The perfect balance between form and function!
This is an ideal project to reduce coat, backpack, and sports bag clutter that can pile up in garages and entryways. The added shelf makes the coat hook rack much more usable and decorative. And as far as DIY carpentry projects go, this is one of the easiest you can tackle. All you’ll need are three pieces of wood, several screws, and about an hour!
Here’s what the finished wall-mounted coat hook rack with shelf will look like:
I actually built two of these and installed one on top of the other – one at “adult” height and one at “child” height. I like to encourage independence in children as much as possible, and this is an easy way for children to learn to get their belongings before heading out the door and put away their belongings when entering the house!
Be sure to check out my other shelving project too: DIY Floating Garage Shelves!
Here are the dimensions of the coat hook rack with shelf that I built. From the front:
And from the side:
This project requires three pieces of wood:
- One 1×3
- Used to make the rack for the coat hooks
- One 1×6
- Used to make the shelf
- One 41 inch baluster
- Used to mount everything to the wall
- It’s added thickness gives a little bit of style and design to the finished product
I bought the wood for this project from Home Depot. Head to the Lumber section, and look for the aisle that says Hobby Wood and Hardboard:
In that aisle, you’ll find finished hardwood boards for interior projects. There will be an assortment of widths and lengths, and the boards will be stacked like this:
There were three types of wood I could choose from: pine, poplar, and oak. Each has its own distinct color and grain texture. I decided on oak (which was actually a red oak) for this project, as it has a natural/rustic look with a light color and just a hint of red.
Materials and Tools
Quantity: 5 coat hooks per rack
I used black coat hooks (and screws) to add a bit of color contrast to the lighter color of the oak wood. I also made two coat hook rack shelves – each with five coat hooks per rack – so a 10-pack of coat hooks works out well. These are high-quality and each hook can hold 35 lbs of weight.
Quantity: 4 screws
These are heavy-duty structural wood screws. I used them to secure the coat hook rack with shelf to the wall studs when mounting the finished product. The large, flat head on these screws subtly adds style to the finished product. I also got these in black to contrast to the lighter color of the oak wood.
I used FastenMaster products extensively when building a backyard playground for my children (see my post on How to Build a Playground: Connectors & Fasteners). They’re excellent fasteners!
Quantity: 8 screws
You’ll need a few more wood screws to assemble the finished product. But you’ll want these to be more discreet than the structural wood screws. I would use a smaller thread size, such as this #8 screw. And again, get them in black.
You’ll use this to make straight cut marks on the wood. The 7 inch size is perfect for a project of this nature.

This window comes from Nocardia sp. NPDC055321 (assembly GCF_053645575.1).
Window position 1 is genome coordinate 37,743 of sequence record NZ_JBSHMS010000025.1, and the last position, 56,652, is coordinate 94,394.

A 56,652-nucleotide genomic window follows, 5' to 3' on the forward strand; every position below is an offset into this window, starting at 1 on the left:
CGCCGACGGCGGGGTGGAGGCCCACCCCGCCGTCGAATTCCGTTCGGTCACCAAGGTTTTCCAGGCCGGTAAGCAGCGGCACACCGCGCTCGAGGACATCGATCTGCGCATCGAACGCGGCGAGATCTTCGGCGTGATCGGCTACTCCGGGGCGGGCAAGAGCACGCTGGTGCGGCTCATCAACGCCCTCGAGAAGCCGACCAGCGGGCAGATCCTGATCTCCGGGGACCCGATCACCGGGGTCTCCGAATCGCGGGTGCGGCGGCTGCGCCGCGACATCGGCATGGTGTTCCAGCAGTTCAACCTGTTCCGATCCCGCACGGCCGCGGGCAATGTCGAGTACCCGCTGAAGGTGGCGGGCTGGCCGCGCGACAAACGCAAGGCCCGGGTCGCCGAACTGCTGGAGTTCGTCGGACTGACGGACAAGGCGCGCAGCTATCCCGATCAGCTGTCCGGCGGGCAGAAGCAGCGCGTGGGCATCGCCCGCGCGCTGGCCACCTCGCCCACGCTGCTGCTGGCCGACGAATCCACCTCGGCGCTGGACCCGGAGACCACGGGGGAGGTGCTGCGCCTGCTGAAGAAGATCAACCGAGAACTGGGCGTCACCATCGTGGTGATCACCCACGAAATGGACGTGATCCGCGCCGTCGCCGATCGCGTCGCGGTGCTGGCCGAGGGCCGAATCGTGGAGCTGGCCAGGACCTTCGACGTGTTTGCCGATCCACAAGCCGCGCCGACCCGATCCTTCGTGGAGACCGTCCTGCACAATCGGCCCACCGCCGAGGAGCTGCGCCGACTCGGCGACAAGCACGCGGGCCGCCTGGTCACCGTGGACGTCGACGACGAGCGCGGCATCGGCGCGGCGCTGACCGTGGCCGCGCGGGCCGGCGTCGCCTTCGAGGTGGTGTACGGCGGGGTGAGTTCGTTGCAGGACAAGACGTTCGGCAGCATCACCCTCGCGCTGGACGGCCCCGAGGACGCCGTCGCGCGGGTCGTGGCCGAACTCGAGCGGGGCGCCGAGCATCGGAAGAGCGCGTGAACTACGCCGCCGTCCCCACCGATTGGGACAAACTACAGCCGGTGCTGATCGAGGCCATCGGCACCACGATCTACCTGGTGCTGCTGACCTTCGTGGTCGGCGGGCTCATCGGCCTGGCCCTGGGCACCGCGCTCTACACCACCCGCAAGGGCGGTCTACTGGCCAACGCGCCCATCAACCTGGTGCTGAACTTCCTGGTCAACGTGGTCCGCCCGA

You’ll need a level to make sure the shelf is flat!
I wanted to securely fasten the coat hook rack and shelf into the wall studs, not weakly attach it to the drywall. So you’ll need a good stud finder. I’ve used this one in many other projects – it’s great!
You’ll want to smooth the cuts you make on the wood, plus smooth the routed edge of the shelf (if you decide to use a router). Plus, you’ll likely want to lightly smooth down the surfaces of the wood you purchased anyway (even though the wood I purchased was S4S – meaning smooth surface on all 4 sides – it still requires some additional sanding). I used sandpaper with a grit of 320 and 400. This assorted pack is awesome as it has grits ranging from 120 to 3000.
You’ll need a tape measure to measure the distance between wall studs and to mark your wood for cutting.
These are extra thick pencils that are ideal for woodworking and carpentry projects!
I made all wood cuts using a circular saw for this project.
The wood screws I used required an impact diver.
I drilled pilot holes for all screws during this project. While you technically don’t need to, I didn’t want to risk the wood splitting for a project of this nature.
The edges of wood can be surprisingly sharp. I like to round the edges of wood so they’re not so sharp, and that’s exactly what a router does. This way, should someone bump their head on an edge, they don’t end up with a nasty cut. Rounding the edges will make the wood virtually splinter-free, and also adds a nice design to the finished product!
Just like power drills, routers have their own bits. I used the 45 degree Chamfer bit in this set for this project.
This is a must when working with wood! The circular saw and router will send bits of wood chips flying.
The right pair of work gloves makes all the difference, and this is by far the best pair of work gloves I have ever used. They strike the right balance between having a coating for enhanced grip while not being too hard or stiff that you lose finger dexterity. Plus, the cut resistance is awesome!